Ultimately this workflow will be used to calculate not one, but thousands of different designs to find a very specific concept which can then be benchmarked against a similar competitive product in the market for factors including performance, efficiency, compactness, and cost. It also enables ZF to deliver competitive, yet simple electric motor designs that are standardized across their portfolio, giving the company a decided advantage in the ability to bring convenient mechanical power to these applications.
ZF electric motor simulations are run either on local high-performance workstations, or on worldwide available ZF clusters. Simulations are distributed to the cluster via an application programming interface (API), which enables fast high-performance computation (HPC).
Achieving shorter development times, plus a higher degree of maturity on the product side as quickly as possible, are big reasons for ZF’s big push for the use of multiphysics simulation in all of their programs. But that’s not all — simulation also facilitates ZF’s “blank canvas” approach to development, enabling the R&D team to freely play in the white space to figure out an entirely new principle reflected in a new product around a serious application for their customers.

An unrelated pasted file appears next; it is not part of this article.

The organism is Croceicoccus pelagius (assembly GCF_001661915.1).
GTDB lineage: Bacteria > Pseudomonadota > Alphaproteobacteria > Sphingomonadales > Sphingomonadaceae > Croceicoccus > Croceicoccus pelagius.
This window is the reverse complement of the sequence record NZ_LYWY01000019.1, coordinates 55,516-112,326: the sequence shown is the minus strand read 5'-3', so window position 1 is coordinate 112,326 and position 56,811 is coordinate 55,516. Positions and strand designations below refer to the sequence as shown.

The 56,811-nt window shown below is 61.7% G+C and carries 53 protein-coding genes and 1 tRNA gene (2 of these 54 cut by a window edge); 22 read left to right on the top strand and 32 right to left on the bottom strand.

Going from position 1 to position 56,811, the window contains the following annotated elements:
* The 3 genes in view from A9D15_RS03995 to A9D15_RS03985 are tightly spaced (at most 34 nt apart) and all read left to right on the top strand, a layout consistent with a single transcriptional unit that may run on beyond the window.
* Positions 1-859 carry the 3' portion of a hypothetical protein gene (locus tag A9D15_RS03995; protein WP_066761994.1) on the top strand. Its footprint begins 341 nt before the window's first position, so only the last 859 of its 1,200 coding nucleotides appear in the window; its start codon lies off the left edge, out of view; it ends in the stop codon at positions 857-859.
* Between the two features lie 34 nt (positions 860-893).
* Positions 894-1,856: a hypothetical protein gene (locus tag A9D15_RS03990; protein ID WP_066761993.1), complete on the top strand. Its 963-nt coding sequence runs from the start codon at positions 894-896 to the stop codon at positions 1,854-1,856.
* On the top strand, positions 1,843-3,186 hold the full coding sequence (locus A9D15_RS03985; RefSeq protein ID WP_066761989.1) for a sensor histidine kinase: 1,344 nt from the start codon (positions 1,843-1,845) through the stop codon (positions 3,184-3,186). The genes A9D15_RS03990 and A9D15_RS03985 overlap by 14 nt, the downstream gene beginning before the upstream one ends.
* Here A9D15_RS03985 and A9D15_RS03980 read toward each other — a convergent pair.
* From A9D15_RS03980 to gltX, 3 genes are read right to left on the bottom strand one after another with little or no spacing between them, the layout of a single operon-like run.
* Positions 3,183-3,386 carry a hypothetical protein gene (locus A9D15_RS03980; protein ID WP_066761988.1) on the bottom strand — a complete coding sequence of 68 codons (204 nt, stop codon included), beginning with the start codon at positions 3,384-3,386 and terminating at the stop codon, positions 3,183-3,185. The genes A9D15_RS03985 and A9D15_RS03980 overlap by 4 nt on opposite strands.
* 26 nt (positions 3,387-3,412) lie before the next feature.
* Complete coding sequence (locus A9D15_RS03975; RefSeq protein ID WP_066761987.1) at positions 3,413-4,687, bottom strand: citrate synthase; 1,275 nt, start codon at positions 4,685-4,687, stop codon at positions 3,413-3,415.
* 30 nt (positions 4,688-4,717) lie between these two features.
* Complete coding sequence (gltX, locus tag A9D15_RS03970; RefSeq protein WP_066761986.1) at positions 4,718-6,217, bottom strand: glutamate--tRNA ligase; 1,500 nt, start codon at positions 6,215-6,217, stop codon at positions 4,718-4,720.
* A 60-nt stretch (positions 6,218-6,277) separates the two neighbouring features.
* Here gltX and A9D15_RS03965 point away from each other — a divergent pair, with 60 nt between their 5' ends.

“To transmit electrical power to a rotor of a brushless electrical excited synchronous machine, we developed a rotating inductive transformer unit,” says Robin Michelberger, Simulation Engineer also in the Advanced Development Department at ZF responsible for electrical design. “We used the Ansys simulation ecosystem to simulate multiple physics and domains. These simulations were also used to quickly evaluate thousands of design variants. This helped us to ultimately build up a hardware prototype that outperforms today’s benchmark in terms of power density, and still archives an efficiency of more than 95% at system level.”
Our work with ZF is just one example of how our automotive customers are optimizing electric motors using simulation. Be sure to visit our webpage dedicated to advancing electric motor development for automotive.